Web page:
Check fraud is a criminal charge that involves the deceptive or illegal use of checks. In some situations, check fraud involves a person or persons attempting to make a purchase or transaction using a check that has been faked, stolen, altered, or is otherwise not valid. The person must have the proper intent to commit the act of check fraud. 

Check fraud can be accomplished in many different ways and can happen in many contexts and situations, not just purchases. Depending on the exact circumstances, as well as different check fraud laws, check fraud may result in check fraud charges.

What’s the Definition of Check Fraud in California?

The check fraud definition listed in the California Penal Code Section states that check fraud occurs when a person makes, possesses, passes, uses, or attempts to use a false or altered legal writing, namely a check, for the payment of money or property. 

The sentence and punishment for check fraud in California can be severe. If you are facing a check fraud charge in California, you may need to contact a criminal defense attorney immediately.

How Does Check Fraud Occur?

Check fraud cases ordinarily occur in California when a person has the intent to sign or endorse a check using the name of another person without permission. Check fraud includes not only the false fabrication of a check but also the making of false writing on an otherwise genuine check. There are several different types of check fraud.

What Does the State Have to Prove to Convict Me of California Check Fraud?

As with any crime, all the elements of a crime usually need to be proven to charge the person with the crime. Even if these two elements are met the facts of the case may vary and affect the outcome. Listed below are the elements of check fraud in California:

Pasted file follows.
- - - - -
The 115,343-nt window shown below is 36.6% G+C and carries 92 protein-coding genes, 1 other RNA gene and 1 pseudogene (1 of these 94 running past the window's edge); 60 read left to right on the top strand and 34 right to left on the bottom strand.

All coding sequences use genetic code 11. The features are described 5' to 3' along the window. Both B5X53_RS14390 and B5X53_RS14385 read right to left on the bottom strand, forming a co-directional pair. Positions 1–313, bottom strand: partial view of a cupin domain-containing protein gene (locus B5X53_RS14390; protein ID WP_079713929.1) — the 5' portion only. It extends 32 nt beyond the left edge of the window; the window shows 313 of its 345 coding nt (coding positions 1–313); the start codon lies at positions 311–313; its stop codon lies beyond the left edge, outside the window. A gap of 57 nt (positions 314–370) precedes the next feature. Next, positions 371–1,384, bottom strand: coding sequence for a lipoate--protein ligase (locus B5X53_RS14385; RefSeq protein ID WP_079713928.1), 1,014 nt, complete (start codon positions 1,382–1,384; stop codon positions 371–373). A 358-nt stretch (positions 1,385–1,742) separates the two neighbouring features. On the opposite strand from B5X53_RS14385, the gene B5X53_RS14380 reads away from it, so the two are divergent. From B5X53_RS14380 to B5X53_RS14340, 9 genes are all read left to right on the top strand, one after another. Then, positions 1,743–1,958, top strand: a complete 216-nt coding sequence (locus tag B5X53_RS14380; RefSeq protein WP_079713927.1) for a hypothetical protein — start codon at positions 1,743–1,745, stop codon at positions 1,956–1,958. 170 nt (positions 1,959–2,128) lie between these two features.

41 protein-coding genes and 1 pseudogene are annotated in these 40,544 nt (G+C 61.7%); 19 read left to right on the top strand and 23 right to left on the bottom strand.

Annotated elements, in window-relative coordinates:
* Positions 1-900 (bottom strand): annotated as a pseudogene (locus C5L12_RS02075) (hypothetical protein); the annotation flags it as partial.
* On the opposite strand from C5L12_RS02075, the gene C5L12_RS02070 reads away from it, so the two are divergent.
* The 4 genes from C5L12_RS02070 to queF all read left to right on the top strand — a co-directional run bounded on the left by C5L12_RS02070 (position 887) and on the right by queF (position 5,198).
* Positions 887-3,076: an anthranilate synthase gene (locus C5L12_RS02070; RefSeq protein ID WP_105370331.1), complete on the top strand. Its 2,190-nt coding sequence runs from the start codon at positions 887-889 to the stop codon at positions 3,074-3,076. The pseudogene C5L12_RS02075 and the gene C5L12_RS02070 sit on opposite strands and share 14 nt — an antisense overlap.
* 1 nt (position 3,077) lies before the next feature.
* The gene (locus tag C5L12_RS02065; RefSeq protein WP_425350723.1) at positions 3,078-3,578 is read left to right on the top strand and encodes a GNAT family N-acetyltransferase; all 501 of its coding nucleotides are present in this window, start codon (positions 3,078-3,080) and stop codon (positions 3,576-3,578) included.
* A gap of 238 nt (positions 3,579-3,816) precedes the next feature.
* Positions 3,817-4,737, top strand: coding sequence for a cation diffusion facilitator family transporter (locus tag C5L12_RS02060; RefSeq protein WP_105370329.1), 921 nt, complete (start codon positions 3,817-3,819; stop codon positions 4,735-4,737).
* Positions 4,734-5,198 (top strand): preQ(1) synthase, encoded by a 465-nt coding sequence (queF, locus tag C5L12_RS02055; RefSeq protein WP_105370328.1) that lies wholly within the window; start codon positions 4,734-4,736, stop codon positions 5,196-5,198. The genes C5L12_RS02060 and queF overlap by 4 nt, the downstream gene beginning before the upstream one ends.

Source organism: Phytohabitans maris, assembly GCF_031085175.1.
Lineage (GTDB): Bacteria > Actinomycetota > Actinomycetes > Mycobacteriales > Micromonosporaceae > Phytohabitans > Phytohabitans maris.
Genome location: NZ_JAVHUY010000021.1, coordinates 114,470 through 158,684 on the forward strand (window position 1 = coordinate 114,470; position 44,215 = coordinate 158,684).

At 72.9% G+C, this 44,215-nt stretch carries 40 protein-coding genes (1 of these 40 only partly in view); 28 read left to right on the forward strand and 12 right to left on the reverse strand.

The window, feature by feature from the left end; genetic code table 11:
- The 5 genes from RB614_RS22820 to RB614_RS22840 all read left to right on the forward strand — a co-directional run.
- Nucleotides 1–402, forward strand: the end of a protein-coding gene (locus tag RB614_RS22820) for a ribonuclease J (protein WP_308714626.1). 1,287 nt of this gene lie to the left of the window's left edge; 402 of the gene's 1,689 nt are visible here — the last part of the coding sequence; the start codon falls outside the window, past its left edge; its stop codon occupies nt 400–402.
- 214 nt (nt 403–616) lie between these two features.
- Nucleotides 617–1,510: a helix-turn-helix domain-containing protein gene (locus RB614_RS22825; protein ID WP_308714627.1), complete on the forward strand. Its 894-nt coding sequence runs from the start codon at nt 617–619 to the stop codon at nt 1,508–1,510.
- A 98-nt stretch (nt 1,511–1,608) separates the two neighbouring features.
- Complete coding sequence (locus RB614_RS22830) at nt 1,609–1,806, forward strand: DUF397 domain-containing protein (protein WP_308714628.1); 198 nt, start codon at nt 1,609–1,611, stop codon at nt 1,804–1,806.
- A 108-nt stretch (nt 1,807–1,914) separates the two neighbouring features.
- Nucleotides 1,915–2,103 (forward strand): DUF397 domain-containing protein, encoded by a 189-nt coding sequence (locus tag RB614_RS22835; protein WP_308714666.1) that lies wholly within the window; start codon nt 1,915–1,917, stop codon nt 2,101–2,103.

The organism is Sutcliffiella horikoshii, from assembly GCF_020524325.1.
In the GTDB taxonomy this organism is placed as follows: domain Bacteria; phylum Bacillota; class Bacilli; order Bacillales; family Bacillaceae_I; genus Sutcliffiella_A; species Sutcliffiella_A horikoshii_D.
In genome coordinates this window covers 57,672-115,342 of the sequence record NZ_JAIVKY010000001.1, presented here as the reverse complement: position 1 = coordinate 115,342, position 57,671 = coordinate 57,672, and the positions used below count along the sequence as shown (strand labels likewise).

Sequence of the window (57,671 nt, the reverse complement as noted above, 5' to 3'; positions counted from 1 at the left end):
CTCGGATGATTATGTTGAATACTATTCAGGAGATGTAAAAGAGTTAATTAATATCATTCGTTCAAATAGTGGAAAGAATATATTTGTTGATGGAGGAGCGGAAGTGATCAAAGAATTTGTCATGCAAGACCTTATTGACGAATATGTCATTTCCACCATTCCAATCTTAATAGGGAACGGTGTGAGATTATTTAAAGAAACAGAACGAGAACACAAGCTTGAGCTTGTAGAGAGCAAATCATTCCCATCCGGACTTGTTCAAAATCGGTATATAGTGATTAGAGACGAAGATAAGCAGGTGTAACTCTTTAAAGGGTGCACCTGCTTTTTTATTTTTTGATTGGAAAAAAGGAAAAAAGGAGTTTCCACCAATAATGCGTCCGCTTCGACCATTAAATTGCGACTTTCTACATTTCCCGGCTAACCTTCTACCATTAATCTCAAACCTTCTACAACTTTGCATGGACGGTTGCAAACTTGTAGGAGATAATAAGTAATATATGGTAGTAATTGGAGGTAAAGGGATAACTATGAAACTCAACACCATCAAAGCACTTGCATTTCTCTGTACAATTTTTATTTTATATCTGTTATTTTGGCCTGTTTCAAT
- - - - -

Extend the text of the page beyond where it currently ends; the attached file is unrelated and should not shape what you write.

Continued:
1. The defendant had possession of the check for payment;
  2. The defendant knew the check was altered or false;
  3. The defendant intended to defraud another person or entity by making, passing, using, or attempting to use the check(s). The intent in a criminal charge is shown by circumstantial evidence such as the acts or knowledge of the defendant; and
  4. The defendant possessed the document with the intent to use or pass the document as a real document. 

There are several different types of check fraud listed below in further detail:

  • Paper Hanging– writing checks on closed accounts or ordering and, then, writing checks on closed accounts
  • Check Theft– When someone steals a check and after the check is stolen, uses the check to purchase goods or make a deposit into their account. 
  • Identity Check Theft– When someone opens up an account in someone else’s name and writes a check that is not there. 
  • Chemical Alteration-When someone uses a chemical to erase the ink on a check so they can write something else.
  • Counterfeiting– Counterfeiting usually entails a large number of checks that are created fraudulently with the intent of stealing from someone. 
  • Forged Signature usually involves the use of legitimate blank checks, with false writing or fabrication of the actual check owner’s signature. 
  • Check Washing– using certain chemicals to remove information from a check.
  • Forgery– forgery takes place when an employee issues a check without proper authorization.